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New milk policy also for consumers

New Milk Policy Called For

Ensure consumers healthily produced milk at fair prices for producers

The position of dairy farmers in Europe (European Milk Board) 100,000 dairy farmers in 14 countries have banded together in the European Milk Board (EMB) to represent their interests. This is because the Ministers of Agriculture in the EU countries have played their part in making the price of milk plummet. The Common Agricultural Policy has led to an increase in milk production in an already saturated market. This means that the volume of milk produced in Europe has risen above what is required, i.e. the level of demand. The result of this problem of volume is huge pressure on the prices paid to producers.

The milk producers receive only about 18 to 24 cents for a kilo of milk from the dairies. This price covers barely half the actual production costs. Under these circumstances large numbers of farms in Europe will have to close, or have done already. The upshot of this is the distribution of milk production among fewer farms. Such a concentration leads to an industrialisation of milk production and runs counter to the aim of higher quality in production.

So far the politicians have failed with their instruments.
What have they done so far?

They decided to increase the milk quota – the framework for milk production. Coupled with the economic crisis (which caused demand to fall), this resulted in what is called overproduction. When that became apparent, the EU resolved to dump the excess volume from the European market onto other markets. They restarted subsidising exports of dairy produce with EU funds. This reintroduction of export subsidies enables export-oriented dairies and trade groups to sell dairy produce on the world market at artificially low prices. This price dumping is ruinous to small farmers in developing countries. And the export subsidies did not prevent the price collapse in Europe. Moreover, the increased state buy-up of milk powder and butter in the EU has done even less to put an effective stop to the price collapse. So, money is being spent that on the one hand gives no help to the farmers in the EU and on the other hand is ruining producers in other countries. It is the taxpayer that pays for these measures which, this year alone, have cost several hundred million euros.

Consumers too will benefit from a different milk policy

A fair milk price is crucial to the dairy farmers’ livelihood, as well as to the regional supply of healthily produced, high-quality dairy produce.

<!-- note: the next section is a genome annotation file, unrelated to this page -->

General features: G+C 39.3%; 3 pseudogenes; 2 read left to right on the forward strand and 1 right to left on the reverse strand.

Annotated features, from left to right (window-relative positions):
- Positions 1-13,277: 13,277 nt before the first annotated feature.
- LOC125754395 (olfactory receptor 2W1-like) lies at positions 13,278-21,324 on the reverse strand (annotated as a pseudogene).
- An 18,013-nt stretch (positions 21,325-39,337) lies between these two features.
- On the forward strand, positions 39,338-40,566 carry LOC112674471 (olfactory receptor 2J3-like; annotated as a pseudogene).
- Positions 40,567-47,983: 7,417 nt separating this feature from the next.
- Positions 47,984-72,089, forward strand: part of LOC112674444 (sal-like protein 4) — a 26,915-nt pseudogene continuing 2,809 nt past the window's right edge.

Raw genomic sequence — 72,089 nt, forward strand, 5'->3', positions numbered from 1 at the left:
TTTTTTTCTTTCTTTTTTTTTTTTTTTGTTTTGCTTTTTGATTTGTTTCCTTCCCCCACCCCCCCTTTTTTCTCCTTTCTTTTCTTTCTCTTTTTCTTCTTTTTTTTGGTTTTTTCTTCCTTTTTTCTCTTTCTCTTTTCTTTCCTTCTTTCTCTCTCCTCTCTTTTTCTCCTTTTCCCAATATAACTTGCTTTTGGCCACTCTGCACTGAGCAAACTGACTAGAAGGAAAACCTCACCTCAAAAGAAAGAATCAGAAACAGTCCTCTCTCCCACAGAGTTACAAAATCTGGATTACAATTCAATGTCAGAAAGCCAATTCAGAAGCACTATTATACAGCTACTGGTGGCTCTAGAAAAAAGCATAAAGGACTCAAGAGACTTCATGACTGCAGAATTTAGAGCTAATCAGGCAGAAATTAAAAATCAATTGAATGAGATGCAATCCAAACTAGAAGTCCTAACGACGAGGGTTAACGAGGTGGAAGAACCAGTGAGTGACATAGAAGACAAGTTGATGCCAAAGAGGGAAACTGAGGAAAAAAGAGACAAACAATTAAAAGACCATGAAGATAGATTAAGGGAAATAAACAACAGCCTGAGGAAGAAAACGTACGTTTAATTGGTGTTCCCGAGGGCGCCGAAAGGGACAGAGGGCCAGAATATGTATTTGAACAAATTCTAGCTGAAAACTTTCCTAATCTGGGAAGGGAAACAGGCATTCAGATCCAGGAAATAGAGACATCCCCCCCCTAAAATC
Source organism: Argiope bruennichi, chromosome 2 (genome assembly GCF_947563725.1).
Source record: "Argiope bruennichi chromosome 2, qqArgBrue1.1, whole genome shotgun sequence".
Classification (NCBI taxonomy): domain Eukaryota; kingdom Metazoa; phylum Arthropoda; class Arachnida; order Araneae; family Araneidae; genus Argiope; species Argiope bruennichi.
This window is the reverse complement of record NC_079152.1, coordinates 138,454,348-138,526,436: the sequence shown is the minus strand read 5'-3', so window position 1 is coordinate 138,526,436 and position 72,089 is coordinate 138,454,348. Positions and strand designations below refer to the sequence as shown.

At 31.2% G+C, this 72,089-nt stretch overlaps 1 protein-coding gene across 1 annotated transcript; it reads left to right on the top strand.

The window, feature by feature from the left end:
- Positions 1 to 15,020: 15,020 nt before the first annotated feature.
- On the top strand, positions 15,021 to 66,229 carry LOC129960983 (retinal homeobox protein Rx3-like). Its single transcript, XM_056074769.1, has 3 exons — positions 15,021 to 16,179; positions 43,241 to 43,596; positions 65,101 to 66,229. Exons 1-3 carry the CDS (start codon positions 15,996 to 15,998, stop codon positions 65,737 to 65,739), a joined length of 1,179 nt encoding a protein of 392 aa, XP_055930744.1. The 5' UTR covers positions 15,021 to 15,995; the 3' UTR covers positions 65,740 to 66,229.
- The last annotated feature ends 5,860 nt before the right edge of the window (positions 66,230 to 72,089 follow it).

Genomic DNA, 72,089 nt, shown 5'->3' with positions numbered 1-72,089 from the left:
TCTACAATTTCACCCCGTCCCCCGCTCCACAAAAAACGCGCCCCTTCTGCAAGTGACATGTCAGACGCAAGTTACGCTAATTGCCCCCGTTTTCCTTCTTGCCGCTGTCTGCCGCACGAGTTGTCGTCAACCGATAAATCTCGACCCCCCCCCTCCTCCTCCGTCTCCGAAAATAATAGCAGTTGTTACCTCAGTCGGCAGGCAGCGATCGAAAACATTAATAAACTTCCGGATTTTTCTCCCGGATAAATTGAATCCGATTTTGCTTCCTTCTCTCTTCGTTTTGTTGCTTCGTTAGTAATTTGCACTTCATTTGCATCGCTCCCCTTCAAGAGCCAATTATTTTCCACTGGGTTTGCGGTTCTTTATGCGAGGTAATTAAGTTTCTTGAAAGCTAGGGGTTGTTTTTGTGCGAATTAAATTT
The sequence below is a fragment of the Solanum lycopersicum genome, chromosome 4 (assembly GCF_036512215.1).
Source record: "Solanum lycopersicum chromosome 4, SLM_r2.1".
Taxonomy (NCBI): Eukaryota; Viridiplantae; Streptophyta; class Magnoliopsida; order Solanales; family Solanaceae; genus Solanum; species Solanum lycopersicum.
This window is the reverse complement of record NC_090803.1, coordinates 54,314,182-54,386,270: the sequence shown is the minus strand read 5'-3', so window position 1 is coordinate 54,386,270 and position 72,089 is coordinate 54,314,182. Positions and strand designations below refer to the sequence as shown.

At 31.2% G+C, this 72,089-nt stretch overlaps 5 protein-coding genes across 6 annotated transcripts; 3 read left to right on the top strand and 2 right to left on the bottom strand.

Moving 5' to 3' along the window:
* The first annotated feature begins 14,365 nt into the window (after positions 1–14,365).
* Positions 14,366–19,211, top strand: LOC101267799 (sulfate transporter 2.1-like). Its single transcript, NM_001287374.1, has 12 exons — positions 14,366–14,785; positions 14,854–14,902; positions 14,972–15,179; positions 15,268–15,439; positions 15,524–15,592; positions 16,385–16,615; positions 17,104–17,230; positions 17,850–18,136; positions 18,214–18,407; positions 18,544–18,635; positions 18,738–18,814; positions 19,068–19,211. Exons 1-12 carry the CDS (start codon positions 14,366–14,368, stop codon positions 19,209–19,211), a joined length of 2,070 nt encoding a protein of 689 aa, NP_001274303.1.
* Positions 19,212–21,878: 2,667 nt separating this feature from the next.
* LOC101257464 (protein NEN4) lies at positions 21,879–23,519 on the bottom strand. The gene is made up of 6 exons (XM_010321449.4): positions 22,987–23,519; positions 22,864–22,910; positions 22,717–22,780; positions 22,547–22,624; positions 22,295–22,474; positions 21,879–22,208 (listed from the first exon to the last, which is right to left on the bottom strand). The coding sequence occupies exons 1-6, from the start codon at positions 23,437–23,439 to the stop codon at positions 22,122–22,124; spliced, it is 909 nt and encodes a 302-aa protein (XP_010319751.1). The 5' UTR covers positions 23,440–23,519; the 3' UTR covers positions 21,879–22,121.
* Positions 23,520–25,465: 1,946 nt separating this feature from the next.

The excessive volume of milk is the reason for the catastrophic milk prices. So the volume of milk produced has to be adjusted to the actual demand for milk and dairy produce. What the dairy farmers demand from the politicians is that they at last create the requisite basic conditions for this. Only when supply and demand are in equilibrium can farmers have the position they need in the market to achieve fair prices.

What has to be done in concrete terms?

In the short term the politicians have to use the existing mechanisms of milk  supply control and reduce the volume of milk, so that dairies can pay cost-covering milk prices as soon as possible. In addition, milk producers throughout Europe should be encouraged to produce less milk voluntarily.

The EMB’s proposals also include:

Measures to guarantee cost-covering prices in the long term:

Milk producers, consumer organisations, dairies and politicians to assume joint responsibility. They have a European Monitoring Agency keep an eye on the market development and the costs of producing milk. From this they ascertain the actual volume of milk required, with the benchmark being a milk price that covers the producer’s costs

Demand-oriented milk production calls for a legal basis and a levy financed by the producers. This means that the milk producer pays a certain amount into a fund from which compensation is paid out to farmers when they have to produce less milk. In this way the volume of milk can be decreased and increased

For demand-oriented milk production to work, an EU-wide legally enshrined limit on volume for each farm is required, based on existing structures (a milk quota per farm).

Furthermore, milk producers must be allowed to band together to have an influence on the market, so that instead of each individual dairy farmer confronting the dairy industry alone, united farmers can negotiate with the industry on an equal footing